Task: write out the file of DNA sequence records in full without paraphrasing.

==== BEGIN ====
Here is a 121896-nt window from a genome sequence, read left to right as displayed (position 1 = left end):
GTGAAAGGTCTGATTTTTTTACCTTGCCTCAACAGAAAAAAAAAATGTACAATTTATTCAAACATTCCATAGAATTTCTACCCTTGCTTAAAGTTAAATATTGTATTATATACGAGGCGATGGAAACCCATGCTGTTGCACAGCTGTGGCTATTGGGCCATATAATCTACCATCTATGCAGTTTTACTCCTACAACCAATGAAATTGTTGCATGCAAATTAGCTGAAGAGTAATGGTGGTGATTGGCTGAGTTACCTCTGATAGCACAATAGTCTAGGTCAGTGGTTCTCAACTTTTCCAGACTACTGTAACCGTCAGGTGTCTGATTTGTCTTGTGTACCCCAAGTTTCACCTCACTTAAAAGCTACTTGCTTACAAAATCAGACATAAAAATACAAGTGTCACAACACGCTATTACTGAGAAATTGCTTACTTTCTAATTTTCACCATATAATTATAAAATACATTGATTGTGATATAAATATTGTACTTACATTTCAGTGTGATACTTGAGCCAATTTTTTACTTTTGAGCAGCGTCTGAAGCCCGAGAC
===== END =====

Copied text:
Here is a 121896-nt window from a genome sequence, read left to right as displayed (position 1 = left end):
GTGAAAGGTCTGATTTTTTTACCTTGCCTCAACAGAAAAAAAAAATGTACAATTTATTCAAACATTCCATAGAATTTCTACCCTTGCTTAAAGTTAAATATTGTATTATATACGAGGCGATGGAAACCCATGCTGTTGCACAGCTGTGGCTATTGGGCCATATAATCTACCATCTATGCAGTTTTACTCCTACAACCAATGAAATTGTTGCATGCAAATTAGCTGAAGAGTAATGGTGGTGATTGGCTGAGTTACCTCTGATAGCACAATAGTCTAGGTCAGTGGTTCTCAACTTTTCCAGACTACTGTAACCGTCAGGTGTCTGATTTGTCTTGTGTACCCCAAGTTTCACCTCACTTAAAAGCTACTTGCTTACAAAATCAGACATAAAAATACAAGTGTCACAACACGCTATTACTGAGAAATTGCTTACTTTCTAATTTTCACCATATAATTATAAAATACATTGATTGTGATATAAATATTGTACTTACATTTCAGTGTGATACTTGAGCCAATTTTTTACTTTTGAGCAGCGTCTGAAGCCCGAGAC